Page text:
Tuesday, March 17, 2009


Fed failed to tell Obama about AIG bonuses!

"This is like the captain and the crew of the ship reserving the lifeboats, saying to hell with the passengers, we're going to take the lifeboats for ourselves, for the crew and the captain. That's what happened here." Massachusetts Democrat Stephen Lynch

This is heartbreaking: yesterday I was listening to the Ron Reagan show on Air America, and a woman called in named "Nadia" who lost her 19-year-old son in an industrial accident. Even though he was covered by AIG in an insurance policy with his company, AIG would not pay out. The grieving family was given the run-around and forced to go to court to sue AIG. The insurance giant still has not paid anything on the claim. They "claim" they have no money, or some such nonsense. I am not exactly sure of all the details, but you could hear the heartache in her voice. To have lost a son, and then to hear that AIG is paying out bonuses to buddies, swindlers and fellow partners in crime, is simply criminal.


The Real AIG Scandal: It's not the bonuses. It's that AIG's counterparties are getting paid back in full. By Eliot Spitzer

Everybody is rushing to condemn AIG's bonuses, but this simple scandal is obscuring the real disgrace at the insurance giant: Why are AIG's counterparties getting paid back in full, to the tune of tens of billions of taxpayer dollars?

...The appearance that this was all an inside job is overwhelming. AIG was nothing more than a conduit for huge capital flows to the same old suspects, with no reason or explanation.

It all appears, once again, to be the same insiders protecting themselves against sharing the pain and risk of their own bad adventure.

The payments to AIG's counterparties are justified with an appeal to the sanctity of contract. If AIG's contracts turned out to be shaky, the theory goes, then the whole edifice of the financial system would collapse.

What is the deeper relationship between Goldman and AIG? Didn't they almost merge a few years ago but did not because Goldman couldn't get its arms around the black box that is AIG? If that is true, why should Goldman get bailed out? After all, they should have known as well as anybody that a big part of AIG's business model was not to pay on insurance it had issued.
Arianna Huffington: A Disturbing D.C. Whodunit [Updated]

The mystery over who killed a provision in the stimulus package that would have curtailed bonuses at bailed out companies is a disturbing D.C. whodunit. But even more disturbing is what it reveals about how our government is run. "It is the ultimate indictment of what Washington has become," Sen. Ron Wyden, co-sponsor of the eliminated provision told me. "It's a place where, again and again, the public interest is deep-sixed without any fingerprints." Wyden has no idea who killed the provision. And, so far, no one in the administration of a president who promised that transparency would be a "touchstone" of his presidency has demanded that whoever is responsible own up to it. We deserve better.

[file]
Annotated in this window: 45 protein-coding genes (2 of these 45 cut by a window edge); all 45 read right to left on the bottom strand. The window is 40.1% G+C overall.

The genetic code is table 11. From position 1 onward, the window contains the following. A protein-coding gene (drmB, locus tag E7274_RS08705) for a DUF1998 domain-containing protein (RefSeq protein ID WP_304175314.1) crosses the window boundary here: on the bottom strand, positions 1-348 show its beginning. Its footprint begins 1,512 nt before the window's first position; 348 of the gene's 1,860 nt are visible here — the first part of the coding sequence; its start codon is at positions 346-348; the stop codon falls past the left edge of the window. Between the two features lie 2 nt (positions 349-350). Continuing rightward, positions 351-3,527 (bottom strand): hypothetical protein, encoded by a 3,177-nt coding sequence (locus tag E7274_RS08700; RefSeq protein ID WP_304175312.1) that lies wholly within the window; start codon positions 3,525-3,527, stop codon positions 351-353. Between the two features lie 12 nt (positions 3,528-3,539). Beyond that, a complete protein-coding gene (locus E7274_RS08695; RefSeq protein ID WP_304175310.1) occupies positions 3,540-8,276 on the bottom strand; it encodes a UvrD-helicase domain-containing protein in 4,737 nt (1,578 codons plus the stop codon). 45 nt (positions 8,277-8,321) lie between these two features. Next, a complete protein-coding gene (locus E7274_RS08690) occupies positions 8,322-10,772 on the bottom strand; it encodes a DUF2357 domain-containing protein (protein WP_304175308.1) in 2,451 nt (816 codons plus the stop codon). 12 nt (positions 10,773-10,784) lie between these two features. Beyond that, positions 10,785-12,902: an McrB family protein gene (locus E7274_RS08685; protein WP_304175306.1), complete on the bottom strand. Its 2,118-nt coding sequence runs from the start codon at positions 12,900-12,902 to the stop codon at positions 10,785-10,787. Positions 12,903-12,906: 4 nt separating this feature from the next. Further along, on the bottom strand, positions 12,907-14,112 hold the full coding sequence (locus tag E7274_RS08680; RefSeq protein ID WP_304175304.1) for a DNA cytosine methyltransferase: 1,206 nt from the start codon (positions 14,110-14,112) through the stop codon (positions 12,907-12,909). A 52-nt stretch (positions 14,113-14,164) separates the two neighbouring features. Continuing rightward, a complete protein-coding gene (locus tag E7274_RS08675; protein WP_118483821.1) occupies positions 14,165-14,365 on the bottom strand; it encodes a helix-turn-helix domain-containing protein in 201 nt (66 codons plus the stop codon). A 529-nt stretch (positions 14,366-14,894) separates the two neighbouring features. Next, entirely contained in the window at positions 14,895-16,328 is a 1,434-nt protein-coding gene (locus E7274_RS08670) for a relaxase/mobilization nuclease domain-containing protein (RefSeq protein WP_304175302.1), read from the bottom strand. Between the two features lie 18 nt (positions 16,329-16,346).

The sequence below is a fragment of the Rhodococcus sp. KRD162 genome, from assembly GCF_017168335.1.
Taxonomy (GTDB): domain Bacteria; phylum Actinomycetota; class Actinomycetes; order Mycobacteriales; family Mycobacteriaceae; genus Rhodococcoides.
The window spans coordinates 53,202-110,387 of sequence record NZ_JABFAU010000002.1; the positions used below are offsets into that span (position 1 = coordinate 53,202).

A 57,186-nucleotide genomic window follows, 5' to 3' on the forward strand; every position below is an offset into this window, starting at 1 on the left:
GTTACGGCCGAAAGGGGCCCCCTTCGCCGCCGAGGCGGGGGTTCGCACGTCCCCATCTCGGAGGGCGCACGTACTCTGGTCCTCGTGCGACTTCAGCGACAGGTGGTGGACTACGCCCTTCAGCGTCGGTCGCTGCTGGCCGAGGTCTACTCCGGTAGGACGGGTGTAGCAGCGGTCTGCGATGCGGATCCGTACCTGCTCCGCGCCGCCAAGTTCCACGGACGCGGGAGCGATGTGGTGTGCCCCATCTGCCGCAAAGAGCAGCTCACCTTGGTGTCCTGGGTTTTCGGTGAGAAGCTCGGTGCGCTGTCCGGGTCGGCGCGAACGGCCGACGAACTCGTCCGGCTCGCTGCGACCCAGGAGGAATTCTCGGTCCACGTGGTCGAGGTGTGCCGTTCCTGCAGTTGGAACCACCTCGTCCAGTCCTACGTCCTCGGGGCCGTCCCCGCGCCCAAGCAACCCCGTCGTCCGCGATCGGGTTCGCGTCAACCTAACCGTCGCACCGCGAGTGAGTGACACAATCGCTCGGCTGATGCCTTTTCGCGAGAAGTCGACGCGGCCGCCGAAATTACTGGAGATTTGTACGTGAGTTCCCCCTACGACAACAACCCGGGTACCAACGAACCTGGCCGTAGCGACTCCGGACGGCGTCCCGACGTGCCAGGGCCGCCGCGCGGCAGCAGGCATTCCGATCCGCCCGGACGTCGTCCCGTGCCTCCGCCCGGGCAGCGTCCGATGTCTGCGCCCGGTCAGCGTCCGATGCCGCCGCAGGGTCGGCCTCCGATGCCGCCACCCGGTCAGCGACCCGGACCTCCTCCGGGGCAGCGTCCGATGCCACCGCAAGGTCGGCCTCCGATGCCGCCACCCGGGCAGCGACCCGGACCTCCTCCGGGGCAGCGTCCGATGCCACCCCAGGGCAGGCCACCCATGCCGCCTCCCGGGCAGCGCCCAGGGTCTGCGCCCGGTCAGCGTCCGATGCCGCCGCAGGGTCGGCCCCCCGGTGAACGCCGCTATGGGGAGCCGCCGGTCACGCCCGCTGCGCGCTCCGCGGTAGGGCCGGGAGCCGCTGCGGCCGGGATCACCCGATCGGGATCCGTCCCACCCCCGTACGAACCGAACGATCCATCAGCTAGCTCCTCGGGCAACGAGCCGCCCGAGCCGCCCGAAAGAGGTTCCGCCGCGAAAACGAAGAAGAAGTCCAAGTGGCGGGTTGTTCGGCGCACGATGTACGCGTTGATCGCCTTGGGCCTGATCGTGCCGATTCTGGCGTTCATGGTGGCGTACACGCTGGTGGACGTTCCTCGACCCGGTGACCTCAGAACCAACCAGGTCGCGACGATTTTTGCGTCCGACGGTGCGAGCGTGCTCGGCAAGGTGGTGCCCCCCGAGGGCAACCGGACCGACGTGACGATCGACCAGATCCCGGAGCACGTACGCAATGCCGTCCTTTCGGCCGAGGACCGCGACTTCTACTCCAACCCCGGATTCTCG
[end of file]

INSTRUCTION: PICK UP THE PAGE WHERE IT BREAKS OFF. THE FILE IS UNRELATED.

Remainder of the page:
Michael Hudson of Counterpunch says: Let’s go after the REAL money given to AIG – the $183 billion! I realize that this has already been paid out, and we can’t get it back from the counterparties who knew that Alan Greenspan and George Bush and Hank Paulson were steering the U.S. economy off a real estate cliff, a derivatives cliff and a balance-of-payments cliff all wrapped up into one by betting against collateralized debt obligations (CDOs) and insuring these casino bets with AIG. That money has been siphoned off from the Treasury fair and square, by putting their own proxies in the key government slots, the better to serve them.

So let’s go after them altogether. Sen. Schumer said to the AIG bonus recipients that the I.R.S. can go after them and get the money back one way or another. And it can indeed go after the $183-billion bailout recipients. All it has to do is re-instate the estate tax and raise the marginal income and wealth-tax rates to the (already reduced) Clinton-era levels.


You are SO lucky!


NY Attorney General Cuomo Reveals 73 Individuals Got Multi-Million-Dollar Bonuses... Top Recipient Got $6.4 Million....

Undercuts AIG Claim On Retention Payments: Numerous Bonus Recipients No Longer Work At The Firm ...

MORE AIG FALLOUT: CNBC's Santelli Downplays AIG Outrage, Asks Public To Show Some Perspective: "$165 Million Is Like Worrying About 16.5 Cents While $165 Maybe Necessitates A Little More Outrage"... Sen. Reid: Congress Intends To Retrieve Stimulus Money From AIG... Geithner Under Fire Over AIG Scandal: Sen. Shelby Charges Treasury Secretary Is "Out Of The Loop"... Security Ramped Up After Death Threats: Armed Guards Posted Outside AIG Offices... Some Senior Managers Submit Resignations... AIG BIG NEWS PAGE at Huffington Post

Who is Saint Patrick?
Saint Patrick was a missionary who lived in Ireland. He died around March 17, 493.
When he was 16 years old, Saint Patrick was captured and made a slave.
He was a slave for six years.


Arianna Huffington: What If Jon Stewart, Instead of John King, Interviewed Dick Cheney
As I watched John King interview Dick Cheney on Sunday, Jon Stewart kept popping into my head. Each time King let Cheney get away with revisionist history, I kept thinking how different things would have been had Stewart been asking the questions. A low point came when King brought out some data to refute Cheney's spin, then undercut the impact of the hard, cold facts that he was quoting by using mealy-mouthed qualifiers like "There are people who would say..." and "and they have some numbers to back up their case." Facts are not some numbers that belong to some people being trotted to make their case. They are empirical evidence. I can imagine King asking a flat-earther: "Some people say the earth is round. And they have some pictures taken from outer space to back up their case. What would you say to them?" More at Huffington Post